Neema Crafts Center making use of everyone’s unique abilities

Neema Crafts Center and café in Iringa, Southern Highlands of Tanzania, create employment opportunities for disabled and deaf people, at the same time working against social stigma. After nine years running, the project have made great expansions, now offering high quality handicrafts, a mouthwatering café, a great stay at their hostel, physiotherapy and much more. It is great to see the developments since I was here last time six years  ago.


Back in Iringa and back at Neema Crafts! Neema Crafts Center started out in 2003 by the local Anglican Church as a project for creating employment opportunities for disabled and deaf persons through making handicrafts. In a few years it expanded to compromise a huge workshop where disabled people created various top notch handicrafts out of textile, beads and paper made of elephant dung (among other things). In connection to the workshop there were also a shop and a café, at the café deaf young people got employment opportunities. When I was in Iringa the last time around 2006 me and my friends spend a lot of time at Neemas café when we were in town, even had most of our project meetings there. It was a nice hangout spot with both Tanzanian and European food at very reasonably prices (=very cheap). The coffee served was the best in the whole Southern Highlands regions!

Now it is 2012 and I am back in Iringa and happy to see that the most essential parts of the old menu (the coffee cake!) is still there at the new extended one. In other parts a lot has changed at Neema. They have moved to a new big building and extended the service to also running a hostel. The café is more than twice the size here and instead of being seated over an “indoor balcony” towards the workshop (which too was really nice) there is now a huge balcony towards the streets with a nice mountain view. Most products are made from locally and organically grown vegetables, teas and coffee. Here you can get most things: the guy at the table next to me just had a chocolate milkshake together with the traditional beans & rice!

The workshops are extended and a lot of new things can be found in the shop, like clay works. There are also a physiotherapist unit serving mostly disabled children in town, busy weeks they see as many as 5-7 children a day, many of them with cerebral pares.  The aim for the future is to through early physiotherapy lessen the amount of children with severe disabilities. Today as many as 10-15 % of the adult population have different types of physical disabilities, many caused by polio and other diseases, accidents and also expired or fake medicines. They face a hard life in the Tanzanian society where unemployment rates are high and most opportunities for getting food or a little salary is through hard physical work. Social stigma in connection to misbelieves around disabilities make life even more difficult.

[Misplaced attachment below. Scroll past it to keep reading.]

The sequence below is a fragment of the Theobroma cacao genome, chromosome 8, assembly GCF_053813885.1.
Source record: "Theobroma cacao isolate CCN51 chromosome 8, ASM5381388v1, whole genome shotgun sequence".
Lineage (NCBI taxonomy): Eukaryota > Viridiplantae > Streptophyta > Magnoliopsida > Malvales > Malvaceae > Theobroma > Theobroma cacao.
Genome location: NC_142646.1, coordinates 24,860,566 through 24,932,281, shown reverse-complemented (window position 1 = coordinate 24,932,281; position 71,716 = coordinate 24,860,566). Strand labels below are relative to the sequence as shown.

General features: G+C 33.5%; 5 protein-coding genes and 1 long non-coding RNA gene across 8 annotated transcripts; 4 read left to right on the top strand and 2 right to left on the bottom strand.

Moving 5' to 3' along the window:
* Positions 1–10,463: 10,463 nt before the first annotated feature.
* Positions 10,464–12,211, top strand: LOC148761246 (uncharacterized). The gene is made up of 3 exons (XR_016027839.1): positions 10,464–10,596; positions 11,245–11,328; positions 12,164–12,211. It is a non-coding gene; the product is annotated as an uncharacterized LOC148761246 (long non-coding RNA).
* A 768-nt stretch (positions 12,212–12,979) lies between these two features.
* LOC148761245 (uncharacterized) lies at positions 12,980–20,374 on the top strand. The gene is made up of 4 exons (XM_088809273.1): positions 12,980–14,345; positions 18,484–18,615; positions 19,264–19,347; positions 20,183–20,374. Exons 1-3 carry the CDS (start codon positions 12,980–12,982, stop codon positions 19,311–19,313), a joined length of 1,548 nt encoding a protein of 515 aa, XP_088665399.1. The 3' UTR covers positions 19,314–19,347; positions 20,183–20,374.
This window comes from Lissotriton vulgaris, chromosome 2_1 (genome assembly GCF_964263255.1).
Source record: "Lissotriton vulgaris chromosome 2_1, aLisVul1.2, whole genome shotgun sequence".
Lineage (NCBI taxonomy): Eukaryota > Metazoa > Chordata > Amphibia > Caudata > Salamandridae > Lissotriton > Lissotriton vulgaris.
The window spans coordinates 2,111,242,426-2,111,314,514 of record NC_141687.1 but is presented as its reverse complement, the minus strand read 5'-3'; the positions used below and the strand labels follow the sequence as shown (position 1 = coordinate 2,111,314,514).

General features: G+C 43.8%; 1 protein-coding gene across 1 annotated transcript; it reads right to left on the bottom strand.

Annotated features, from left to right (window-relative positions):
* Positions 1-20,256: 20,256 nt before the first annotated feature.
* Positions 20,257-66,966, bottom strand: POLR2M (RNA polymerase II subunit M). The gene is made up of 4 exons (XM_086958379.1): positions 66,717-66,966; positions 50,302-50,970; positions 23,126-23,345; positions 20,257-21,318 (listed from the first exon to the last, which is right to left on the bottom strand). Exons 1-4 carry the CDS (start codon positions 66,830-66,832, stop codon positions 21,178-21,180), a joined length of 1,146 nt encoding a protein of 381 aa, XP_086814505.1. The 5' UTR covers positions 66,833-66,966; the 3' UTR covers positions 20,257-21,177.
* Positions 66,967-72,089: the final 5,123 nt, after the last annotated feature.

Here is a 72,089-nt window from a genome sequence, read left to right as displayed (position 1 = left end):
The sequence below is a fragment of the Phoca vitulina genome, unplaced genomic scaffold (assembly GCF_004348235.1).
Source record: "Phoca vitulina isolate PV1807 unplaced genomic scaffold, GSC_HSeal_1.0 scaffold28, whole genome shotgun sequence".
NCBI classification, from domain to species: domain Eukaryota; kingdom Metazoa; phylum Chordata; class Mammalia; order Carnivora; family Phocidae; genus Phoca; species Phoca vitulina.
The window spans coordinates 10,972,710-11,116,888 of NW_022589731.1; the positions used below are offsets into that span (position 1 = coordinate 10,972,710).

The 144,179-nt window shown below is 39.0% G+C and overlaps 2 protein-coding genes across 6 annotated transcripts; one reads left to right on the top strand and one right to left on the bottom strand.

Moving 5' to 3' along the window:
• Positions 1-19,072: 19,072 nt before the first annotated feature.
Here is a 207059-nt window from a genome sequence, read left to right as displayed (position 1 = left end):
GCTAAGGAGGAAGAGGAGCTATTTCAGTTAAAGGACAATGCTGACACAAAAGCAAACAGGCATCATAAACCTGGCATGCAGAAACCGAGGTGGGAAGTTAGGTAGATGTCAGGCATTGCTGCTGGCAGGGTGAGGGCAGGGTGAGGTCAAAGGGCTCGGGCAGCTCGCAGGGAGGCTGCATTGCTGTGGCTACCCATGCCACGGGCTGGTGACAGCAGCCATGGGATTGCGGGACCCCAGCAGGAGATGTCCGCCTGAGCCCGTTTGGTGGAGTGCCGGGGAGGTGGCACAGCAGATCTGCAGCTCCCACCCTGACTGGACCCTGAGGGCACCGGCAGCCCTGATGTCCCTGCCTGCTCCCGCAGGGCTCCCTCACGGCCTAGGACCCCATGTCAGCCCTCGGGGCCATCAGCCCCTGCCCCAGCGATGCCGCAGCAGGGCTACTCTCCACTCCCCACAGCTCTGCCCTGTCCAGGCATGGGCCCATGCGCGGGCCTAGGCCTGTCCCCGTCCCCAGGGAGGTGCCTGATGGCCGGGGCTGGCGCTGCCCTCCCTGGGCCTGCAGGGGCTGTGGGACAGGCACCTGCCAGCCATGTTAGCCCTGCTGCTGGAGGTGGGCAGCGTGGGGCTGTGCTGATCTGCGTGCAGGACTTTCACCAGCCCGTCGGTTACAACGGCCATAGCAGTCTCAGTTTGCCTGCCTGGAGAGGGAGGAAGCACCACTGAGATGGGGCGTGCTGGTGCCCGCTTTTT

Neema Crafts and all projects around it have made great achievements in creating social dignity and a way to earn a fair salary for people who otherwise would be living outside of society. They are nowadays also getting new respect from the government after proving for many years that disabled people CAN.

It is also a great example of success for Business4Development as the incomes from hostel, café, handicrafts shop and other (you can buy massage or counseling at the physiotherapy center or have seminars at the conference facilities) are used to develop new parts of the project and make it all sustainable. Also, I think that the fact that the employees are paid good salaries is something for Swedish projects for disabled persons to consider! Way too often I hear of disabled in Sweden being paid only some mini-wage set by the municipallies.


You can also follow me on my own blogg where I write about my current field studies about how youth in rural parts of Tanzania use mobile phones and Internet.



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Om Johanna Bergsten

Jag kom till Tanzania första gången 2003 och är sedan dess fast i Tanzania och Östafrika. Har rest en del fram och tillbaka och sedan bott här i sammanlagt tre år. Nu läser jag Masterprogrammet i Utvecklingsstudier i Uppsala och är i Tanzania i två månader igen för att göra fältstudier för min uppsats. Uppsatsen handlar om hur ungdomar på landsbygden använder mobiltelefoner och internet för att delta i samhället - spridning och utveckling av mobilanvändande har varit enorm här senaste åren men frågan är om det kommer alla till del eller om vissa grupper riskerar att hamna ännu mer vid sidan av informationsflödet.

Hemma i Sverige har jag senaste året varit engagerad i FUFs studentverksamhet och varit samordnare i gruppen som ordnar öppna seminarier, främst de ärorika "Fåtöljensamtalen".
Jag brinner för global rättvisa och strävan efter samhällen med lika möjligheter för alla.

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